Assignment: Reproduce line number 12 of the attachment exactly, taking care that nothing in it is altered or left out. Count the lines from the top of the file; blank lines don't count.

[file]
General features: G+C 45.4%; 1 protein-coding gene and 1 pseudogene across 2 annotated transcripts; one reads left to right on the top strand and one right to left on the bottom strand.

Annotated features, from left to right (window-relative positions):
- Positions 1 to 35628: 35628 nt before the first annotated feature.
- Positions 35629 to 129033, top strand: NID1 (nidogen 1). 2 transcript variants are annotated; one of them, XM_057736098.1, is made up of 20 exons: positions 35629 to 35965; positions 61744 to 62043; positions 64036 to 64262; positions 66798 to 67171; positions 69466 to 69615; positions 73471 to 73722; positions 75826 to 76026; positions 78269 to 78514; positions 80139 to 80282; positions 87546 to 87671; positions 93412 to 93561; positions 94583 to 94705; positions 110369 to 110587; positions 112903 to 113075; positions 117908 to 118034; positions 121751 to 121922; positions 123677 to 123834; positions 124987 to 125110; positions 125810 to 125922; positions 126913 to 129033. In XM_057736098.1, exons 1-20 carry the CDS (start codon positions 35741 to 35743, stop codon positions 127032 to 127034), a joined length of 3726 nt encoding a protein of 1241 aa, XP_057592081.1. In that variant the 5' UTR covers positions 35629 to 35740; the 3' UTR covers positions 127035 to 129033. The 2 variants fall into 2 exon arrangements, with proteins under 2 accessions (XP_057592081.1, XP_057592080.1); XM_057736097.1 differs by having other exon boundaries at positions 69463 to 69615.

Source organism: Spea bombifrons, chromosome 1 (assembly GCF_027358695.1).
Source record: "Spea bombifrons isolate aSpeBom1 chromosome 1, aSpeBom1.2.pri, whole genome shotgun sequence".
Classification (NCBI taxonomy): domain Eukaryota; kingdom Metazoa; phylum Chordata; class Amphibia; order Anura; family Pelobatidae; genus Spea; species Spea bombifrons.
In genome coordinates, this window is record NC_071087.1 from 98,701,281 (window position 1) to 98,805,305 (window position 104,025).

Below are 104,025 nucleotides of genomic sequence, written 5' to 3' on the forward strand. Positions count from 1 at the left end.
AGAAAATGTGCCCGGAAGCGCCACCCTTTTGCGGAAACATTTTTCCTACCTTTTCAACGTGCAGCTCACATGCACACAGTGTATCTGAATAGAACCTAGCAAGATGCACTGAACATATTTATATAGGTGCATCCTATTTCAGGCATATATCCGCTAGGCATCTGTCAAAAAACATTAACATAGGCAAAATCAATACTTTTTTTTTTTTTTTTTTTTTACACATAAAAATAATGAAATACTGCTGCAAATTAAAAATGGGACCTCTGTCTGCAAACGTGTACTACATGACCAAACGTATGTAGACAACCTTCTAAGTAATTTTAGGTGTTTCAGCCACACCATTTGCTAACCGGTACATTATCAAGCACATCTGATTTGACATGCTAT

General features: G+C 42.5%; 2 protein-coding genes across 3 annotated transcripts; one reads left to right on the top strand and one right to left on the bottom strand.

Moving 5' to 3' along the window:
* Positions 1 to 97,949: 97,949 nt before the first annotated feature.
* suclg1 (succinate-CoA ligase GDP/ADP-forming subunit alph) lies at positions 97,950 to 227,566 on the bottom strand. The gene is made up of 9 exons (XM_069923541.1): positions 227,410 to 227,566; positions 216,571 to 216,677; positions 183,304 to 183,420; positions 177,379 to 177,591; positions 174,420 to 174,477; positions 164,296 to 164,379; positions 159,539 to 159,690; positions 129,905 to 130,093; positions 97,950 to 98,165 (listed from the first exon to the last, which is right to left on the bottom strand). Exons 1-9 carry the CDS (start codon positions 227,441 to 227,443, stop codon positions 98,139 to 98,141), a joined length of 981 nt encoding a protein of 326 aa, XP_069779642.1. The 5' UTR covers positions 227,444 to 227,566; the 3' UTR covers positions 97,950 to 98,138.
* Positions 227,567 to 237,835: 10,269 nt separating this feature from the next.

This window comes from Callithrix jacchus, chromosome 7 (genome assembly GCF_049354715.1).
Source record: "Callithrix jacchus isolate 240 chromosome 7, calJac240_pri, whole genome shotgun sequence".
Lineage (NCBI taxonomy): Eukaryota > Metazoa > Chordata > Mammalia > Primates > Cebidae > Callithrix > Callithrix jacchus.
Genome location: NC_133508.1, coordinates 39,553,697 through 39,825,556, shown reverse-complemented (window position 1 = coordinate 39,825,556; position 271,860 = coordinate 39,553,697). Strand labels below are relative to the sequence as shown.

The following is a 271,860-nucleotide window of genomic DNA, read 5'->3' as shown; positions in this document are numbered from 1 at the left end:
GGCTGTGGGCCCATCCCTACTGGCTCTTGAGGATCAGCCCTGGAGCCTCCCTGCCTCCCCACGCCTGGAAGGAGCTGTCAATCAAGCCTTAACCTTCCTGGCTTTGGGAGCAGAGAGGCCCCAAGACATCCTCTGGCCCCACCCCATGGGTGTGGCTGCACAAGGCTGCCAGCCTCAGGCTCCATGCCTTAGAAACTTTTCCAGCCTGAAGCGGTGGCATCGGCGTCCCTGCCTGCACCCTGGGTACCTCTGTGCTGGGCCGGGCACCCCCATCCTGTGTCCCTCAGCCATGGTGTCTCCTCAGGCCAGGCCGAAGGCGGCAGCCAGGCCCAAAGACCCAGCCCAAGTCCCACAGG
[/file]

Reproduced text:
Moving 5' to 3' along the window: